When you socialize with people of different cultures, you experience the image of God in various ways. The miracles and love of God are evident in Haiti. The assured tender, quiet whispers are felt in Ireland. The enduring, faithfulness of God is in Texas. The fascinating dreamed image of God is evidence in the middle east. The compassionately relentless Rescuer is in Asia. The list goes on and on. Listen to stories from brothers and sisters around the world. Be in awe of God’s story being interwoven through His people. Then you can’t help but give Him glory, as well as feel His life overwhelming your holistic body. His Bible Truth is living and active. His work continues and will forevermore.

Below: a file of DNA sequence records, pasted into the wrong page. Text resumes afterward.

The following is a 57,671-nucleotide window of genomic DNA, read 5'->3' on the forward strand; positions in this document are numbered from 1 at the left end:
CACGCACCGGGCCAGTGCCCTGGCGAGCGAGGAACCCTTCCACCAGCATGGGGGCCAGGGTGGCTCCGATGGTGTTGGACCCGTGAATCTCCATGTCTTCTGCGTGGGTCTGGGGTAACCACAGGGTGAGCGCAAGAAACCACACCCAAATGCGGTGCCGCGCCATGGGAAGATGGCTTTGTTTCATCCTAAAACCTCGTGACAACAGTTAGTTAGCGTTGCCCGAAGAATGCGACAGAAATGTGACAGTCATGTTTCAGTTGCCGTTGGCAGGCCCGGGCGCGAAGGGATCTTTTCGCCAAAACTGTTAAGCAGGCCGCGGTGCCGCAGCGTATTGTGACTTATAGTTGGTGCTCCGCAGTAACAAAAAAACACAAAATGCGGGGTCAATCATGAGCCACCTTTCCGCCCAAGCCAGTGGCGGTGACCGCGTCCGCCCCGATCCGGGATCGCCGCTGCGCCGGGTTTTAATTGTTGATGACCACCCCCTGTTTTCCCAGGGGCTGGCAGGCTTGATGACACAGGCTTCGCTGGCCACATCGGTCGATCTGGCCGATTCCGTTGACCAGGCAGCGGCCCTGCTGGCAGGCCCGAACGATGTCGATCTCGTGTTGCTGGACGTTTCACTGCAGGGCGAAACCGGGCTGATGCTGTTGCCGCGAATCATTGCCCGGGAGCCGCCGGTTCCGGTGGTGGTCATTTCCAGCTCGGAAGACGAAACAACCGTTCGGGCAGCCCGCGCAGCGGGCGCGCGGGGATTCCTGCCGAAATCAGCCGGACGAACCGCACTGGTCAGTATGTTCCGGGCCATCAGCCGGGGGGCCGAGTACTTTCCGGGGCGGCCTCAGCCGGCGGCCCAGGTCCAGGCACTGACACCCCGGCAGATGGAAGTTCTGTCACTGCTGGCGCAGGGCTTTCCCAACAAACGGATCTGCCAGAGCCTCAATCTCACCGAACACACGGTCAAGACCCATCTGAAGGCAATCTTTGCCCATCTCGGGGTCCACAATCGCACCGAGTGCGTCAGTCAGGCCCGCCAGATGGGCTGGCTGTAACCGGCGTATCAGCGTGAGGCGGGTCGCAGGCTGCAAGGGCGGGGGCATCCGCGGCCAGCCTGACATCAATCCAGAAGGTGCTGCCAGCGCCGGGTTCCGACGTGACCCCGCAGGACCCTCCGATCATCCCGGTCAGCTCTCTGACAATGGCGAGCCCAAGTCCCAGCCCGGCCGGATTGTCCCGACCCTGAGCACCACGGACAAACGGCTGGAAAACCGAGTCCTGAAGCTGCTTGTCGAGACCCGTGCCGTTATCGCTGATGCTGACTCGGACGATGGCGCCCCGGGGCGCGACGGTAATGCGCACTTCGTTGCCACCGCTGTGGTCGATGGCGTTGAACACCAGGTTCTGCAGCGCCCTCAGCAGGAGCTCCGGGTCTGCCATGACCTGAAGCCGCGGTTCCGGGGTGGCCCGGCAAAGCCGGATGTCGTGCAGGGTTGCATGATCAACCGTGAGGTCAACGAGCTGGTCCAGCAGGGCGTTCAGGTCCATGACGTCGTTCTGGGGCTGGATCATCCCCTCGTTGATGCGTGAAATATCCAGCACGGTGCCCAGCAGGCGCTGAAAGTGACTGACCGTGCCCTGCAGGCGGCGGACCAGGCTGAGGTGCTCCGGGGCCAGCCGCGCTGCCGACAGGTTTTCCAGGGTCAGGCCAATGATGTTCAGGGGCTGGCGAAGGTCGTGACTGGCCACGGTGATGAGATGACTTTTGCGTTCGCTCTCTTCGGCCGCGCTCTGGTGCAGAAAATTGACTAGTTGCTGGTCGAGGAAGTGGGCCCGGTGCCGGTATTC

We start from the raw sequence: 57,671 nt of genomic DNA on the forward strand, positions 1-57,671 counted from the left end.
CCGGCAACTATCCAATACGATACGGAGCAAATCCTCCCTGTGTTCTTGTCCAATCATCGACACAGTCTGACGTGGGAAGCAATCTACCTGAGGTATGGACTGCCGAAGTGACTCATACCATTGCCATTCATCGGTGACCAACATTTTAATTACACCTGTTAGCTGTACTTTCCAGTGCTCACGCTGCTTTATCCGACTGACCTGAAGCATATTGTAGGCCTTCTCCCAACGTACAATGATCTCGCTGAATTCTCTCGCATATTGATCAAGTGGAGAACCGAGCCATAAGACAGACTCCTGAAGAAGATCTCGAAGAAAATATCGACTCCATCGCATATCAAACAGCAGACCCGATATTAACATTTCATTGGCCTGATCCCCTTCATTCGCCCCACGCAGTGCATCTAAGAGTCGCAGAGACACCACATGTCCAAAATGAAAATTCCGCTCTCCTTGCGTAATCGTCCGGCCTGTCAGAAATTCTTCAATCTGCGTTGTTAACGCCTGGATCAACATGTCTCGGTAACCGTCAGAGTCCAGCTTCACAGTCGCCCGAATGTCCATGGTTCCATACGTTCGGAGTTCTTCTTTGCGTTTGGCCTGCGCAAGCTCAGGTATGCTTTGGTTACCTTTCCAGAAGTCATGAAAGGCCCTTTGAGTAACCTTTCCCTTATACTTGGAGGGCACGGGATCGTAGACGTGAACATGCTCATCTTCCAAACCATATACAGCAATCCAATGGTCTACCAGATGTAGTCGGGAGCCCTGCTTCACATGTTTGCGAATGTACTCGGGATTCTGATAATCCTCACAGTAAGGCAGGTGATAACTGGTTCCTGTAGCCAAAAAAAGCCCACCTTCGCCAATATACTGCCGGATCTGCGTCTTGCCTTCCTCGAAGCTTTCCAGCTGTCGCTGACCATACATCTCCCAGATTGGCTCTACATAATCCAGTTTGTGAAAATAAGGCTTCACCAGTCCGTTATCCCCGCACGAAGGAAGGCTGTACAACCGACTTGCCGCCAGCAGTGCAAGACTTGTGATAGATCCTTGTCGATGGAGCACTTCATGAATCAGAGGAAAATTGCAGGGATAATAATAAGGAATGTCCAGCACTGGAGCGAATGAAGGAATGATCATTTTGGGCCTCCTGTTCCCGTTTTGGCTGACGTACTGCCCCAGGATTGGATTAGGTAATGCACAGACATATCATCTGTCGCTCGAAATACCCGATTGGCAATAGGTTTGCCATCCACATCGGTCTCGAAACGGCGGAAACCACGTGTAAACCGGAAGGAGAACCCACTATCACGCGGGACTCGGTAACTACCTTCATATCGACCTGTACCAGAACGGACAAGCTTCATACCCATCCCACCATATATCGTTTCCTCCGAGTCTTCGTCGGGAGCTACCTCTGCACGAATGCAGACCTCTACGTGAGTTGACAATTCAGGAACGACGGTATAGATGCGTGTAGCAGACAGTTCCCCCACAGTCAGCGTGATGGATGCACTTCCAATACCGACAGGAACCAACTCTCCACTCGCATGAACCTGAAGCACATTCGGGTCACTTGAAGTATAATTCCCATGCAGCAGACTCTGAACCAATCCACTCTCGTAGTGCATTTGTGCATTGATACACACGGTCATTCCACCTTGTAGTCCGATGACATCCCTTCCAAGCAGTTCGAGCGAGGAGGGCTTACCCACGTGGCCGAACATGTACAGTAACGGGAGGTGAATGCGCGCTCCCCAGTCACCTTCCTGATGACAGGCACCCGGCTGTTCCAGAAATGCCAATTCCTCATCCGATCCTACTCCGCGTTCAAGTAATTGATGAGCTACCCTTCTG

Don’t lose sight of His work in the mundane of the daily grind. Don’t lose your heart in the motions of work and busyness. Don’t hide around community, fearing yourself and all your “baggage” being seen. Find those who truly want to live in community with you, and embrace it! But you’ll only be able to do that by being vulnerable, asking deeper questions, and loving others as God has called you. Then enjoy the fruitful fellowship of His image bearers.